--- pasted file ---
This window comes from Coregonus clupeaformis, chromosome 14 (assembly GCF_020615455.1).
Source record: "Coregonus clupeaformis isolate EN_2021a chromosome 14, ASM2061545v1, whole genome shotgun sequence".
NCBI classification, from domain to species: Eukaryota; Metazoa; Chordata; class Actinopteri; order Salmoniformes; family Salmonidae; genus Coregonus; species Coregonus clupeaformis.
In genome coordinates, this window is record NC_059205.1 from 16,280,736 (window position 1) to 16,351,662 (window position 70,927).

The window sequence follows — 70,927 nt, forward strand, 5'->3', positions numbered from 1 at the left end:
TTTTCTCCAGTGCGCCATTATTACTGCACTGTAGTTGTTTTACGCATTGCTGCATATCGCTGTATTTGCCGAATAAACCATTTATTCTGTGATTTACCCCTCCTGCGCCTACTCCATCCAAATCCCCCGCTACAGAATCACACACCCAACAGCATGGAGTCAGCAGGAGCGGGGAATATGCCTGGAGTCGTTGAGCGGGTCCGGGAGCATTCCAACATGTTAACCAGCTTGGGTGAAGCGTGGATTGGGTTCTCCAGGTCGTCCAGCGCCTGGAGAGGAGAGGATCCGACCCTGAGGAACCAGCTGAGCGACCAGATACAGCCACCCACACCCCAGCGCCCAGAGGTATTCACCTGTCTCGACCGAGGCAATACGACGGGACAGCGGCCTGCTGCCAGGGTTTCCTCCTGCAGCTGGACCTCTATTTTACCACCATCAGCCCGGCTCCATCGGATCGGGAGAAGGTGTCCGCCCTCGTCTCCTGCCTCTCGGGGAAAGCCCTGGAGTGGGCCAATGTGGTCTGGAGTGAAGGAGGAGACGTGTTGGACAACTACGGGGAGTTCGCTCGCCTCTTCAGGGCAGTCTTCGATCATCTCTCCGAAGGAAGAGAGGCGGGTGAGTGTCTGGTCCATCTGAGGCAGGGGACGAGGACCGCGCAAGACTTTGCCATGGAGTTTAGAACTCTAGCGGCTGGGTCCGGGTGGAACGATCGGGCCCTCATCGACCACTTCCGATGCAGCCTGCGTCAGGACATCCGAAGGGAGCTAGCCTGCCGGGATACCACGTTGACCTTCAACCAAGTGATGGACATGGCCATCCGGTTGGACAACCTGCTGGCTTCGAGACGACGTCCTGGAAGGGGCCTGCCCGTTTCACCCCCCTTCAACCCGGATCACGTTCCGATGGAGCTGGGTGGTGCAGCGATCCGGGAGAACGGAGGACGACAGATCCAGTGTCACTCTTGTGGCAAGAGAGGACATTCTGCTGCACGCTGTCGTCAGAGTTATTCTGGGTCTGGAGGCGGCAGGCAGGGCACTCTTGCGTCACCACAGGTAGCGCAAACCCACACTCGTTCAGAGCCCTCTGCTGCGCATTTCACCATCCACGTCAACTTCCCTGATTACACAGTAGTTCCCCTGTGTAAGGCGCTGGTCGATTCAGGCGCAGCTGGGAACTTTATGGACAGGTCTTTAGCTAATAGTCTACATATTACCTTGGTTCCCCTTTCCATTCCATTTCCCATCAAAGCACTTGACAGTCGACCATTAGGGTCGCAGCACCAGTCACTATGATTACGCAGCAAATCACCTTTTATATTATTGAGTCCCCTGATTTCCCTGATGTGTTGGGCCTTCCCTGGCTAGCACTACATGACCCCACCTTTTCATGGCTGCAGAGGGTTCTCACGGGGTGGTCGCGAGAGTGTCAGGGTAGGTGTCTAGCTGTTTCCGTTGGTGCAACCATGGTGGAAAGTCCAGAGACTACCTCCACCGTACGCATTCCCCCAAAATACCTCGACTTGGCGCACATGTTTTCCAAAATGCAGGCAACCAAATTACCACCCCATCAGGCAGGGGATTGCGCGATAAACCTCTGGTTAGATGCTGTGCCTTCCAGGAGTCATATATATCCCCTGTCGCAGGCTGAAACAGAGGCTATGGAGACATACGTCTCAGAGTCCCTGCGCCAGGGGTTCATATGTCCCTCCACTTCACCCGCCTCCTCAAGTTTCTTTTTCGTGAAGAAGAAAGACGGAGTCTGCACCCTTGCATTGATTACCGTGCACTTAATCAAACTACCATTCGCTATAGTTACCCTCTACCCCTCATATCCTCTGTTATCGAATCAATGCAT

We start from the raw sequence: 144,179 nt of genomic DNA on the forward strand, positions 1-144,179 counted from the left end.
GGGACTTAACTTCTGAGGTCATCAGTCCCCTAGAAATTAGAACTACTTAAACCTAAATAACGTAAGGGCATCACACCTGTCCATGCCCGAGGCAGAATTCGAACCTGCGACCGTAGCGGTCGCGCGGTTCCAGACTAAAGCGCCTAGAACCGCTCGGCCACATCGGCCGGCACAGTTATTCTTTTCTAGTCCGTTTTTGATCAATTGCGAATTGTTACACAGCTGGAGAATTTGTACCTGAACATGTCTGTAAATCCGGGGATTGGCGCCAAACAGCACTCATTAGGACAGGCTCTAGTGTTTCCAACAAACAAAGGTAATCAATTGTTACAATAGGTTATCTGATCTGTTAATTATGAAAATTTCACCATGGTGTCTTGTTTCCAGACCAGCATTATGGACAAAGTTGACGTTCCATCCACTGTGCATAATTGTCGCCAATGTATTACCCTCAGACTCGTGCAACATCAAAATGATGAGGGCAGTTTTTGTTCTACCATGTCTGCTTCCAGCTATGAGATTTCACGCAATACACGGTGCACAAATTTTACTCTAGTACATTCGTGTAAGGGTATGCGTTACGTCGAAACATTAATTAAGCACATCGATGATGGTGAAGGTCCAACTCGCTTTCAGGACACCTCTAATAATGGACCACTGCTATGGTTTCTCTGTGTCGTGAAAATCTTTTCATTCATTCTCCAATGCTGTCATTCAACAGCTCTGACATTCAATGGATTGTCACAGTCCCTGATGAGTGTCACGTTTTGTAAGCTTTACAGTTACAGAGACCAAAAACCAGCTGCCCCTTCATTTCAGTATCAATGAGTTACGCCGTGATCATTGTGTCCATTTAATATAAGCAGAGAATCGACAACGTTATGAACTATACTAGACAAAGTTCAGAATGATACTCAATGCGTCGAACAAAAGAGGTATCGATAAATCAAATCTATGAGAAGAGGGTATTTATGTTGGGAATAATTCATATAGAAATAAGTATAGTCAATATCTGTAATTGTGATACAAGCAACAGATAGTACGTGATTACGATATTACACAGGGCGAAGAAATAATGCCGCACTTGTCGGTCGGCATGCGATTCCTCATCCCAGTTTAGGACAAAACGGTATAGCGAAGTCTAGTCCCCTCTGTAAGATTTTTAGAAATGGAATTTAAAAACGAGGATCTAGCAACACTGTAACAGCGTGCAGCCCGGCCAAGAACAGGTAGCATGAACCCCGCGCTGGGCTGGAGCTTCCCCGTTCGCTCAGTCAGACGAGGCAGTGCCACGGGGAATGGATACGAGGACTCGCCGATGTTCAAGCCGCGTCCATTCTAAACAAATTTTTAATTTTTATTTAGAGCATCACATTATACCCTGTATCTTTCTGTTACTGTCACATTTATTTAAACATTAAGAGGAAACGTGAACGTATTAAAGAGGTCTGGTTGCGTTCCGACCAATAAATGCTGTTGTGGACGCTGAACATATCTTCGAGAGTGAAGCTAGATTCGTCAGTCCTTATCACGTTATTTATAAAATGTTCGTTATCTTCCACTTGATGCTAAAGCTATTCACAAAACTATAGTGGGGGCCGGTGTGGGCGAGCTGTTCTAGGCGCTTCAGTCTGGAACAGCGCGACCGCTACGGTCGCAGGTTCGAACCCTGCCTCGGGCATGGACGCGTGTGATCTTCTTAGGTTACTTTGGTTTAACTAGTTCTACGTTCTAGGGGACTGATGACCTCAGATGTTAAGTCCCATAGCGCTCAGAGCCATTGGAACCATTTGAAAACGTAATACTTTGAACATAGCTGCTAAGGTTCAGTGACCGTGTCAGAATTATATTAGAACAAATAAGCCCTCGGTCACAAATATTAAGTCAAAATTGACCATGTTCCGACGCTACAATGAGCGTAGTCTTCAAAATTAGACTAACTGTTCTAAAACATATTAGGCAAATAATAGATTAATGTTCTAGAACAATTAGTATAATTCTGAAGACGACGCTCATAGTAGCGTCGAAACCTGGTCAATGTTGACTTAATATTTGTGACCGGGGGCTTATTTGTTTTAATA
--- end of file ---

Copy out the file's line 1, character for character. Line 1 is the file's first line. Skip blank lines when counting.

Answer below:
This window comes from Coregonus clupeaformis, chromosome 14 (assembly GCF_020615455.1).